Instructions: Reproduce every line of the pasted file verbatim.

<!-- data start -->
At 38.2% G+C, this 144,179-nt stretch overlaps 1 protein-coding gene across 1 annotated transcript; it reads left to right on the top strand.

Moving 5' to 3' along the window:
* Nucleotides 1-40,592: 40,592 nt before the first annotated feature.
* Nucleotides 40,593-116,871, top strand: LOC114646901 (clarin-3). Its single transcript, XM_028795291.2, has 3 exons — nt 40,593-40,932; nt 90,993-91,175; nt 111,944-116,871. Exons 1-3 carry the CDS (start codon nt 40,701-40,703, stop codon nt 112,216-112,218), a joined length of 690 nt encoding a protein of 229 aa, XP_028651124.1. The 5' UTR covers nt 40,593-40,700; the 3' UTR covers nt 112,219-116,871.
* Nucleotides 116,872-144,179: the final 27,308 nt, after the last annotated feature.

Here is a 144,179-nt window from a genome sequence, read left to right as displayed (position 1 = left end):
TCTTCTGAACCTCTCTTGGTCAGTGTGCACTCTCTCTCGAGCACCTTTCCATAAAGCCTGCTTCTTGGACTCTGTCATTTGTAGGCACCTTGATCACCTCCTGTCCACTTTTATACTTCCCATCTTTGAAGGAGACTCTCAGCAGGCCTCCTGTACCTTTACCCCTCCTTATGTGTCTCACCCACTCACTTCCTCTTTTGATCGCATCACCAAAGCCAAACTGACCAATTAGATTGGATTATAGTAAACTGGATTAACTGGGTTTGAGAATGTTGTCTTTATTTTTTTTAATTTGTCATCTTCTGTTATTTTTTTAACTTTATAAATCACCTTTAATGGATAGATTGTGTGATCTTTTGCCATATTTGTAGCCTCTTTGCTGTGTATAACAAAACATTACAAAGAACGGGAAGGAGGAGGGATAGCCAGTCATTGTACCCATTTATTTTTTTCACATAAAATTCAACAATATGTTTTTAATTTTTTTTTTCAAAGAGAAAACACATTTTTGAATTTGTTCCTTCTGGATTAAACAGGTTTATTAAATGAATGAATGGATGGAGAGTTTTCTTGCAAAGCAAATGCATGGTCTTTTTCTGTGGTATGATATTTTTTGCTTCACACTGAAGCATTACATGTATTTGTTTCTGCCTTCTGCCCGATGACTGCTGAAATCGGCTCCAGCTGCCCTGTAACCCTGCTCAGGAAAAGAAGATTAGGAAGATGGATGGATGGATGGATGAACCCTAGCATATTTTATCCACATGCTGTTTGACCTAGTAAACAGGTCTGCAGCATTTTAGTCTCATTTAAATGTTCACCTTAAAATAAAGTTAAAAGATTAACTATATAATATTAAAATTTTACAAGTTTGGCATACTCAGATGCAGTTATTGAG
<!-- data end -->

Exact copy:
At 38.2% G+C, this 144,179-nt stretch overlaps 1 protein-coding gene across 1 annotated transcript; it reads left to right on the top strand.

Moving 5' to 3' along the window:
* Nucleotides 1-40,592: 40,592 nt before the first annotated feature.
* Nucleotides 40,593-116,871, top strand: LOC114646901 (clarin-3). Its single transcript, XM_028795291.2, has 3 exons — nt 40,593-40,932; nt 90,993-91,175; nt 111,944-116,871. Exons 1-3 carry the CDS (start codon nt 40,701-40,703, stop codon nt 112,216-112,218), a joined length of 690 nt encoding a protein of 229 aa, XP_028651124.1. The 5' UTR covers nt 40,593-40,700; the 3' UTR covers nt 112,219-116,871.
* Nucleotides 116,872-144,179: the final 27,308 nt, after the last annotated feature.

Here is a 144,179-nt window from a genome sequence, read left to right as displayed (position 1 = left end):
TCTTCTGAACCTCTCTTGGTCAGTGTGCACTCTCTCTCGAGCACCTTTCCATAAAGCCTGCTTCTTGGACTCTGTCATTTGTAGGCACCTTGATCACCTCCTGTCCACTTTTATACTTCCCATCTTTGAAGGAGACTCTCAGCAGGCCTCCTGTACCTTTACCCCTCCTTATGTGTCTCACCCACTCACTTCCTCTTTTGATCGCATCACCAAAGCCAAACTGACCAATTAGATTGGATTATAGTAAACTGGATTAACTGGGTTTGAGAATGTTGTCTTTATTTTTTTTAATTTGTCATCTTCTGTTATTTTTTTAACTTTATAAATCACCTTTAATGGATAGATTGTGTGATCTTTTGCCATATTTGTAGCCTCTTTGCTGTGTATAACAAAACATTACAAAGAACGGGAAGGAGGAGGGATAGCCAGTCATTGTACCCATTTATTTTTTTCACATAAAATTCAACAATATGTTTTTAATTTTTTTTTTCAAAGAGAAAACACATTTTTGAATTTGTTCCTTCTGGATTAAACAGGTTTATTAAATGAATGAATGGATGGAGAGTTTTCTTGCAAAGCAAATGCATGGTCTTTTTCTGTGGTATGATATTTTTTGCTTCACACTGAAGCATTACATGTATTTGTTTCTGCCTTCTGCCCGATGACTGCTGAAATCGGCTCCAGCTGCCCTGTAACCCTGCTCAGGAAAAGAAGATTAGGAAGATGGATGGATGGATGGATGAACCCTAGCATATTTTATCCACATGCTGTTTGACCTAGTAAACAGGTCTGCAGCATTTTAGTCTCATTTAAATGTTCACCTTAAAATAAAGTTAAAAGATTAACTATATAATATTAAAATTTTACAAGTTTGGCATACTCAGATGCAGTTATTGAG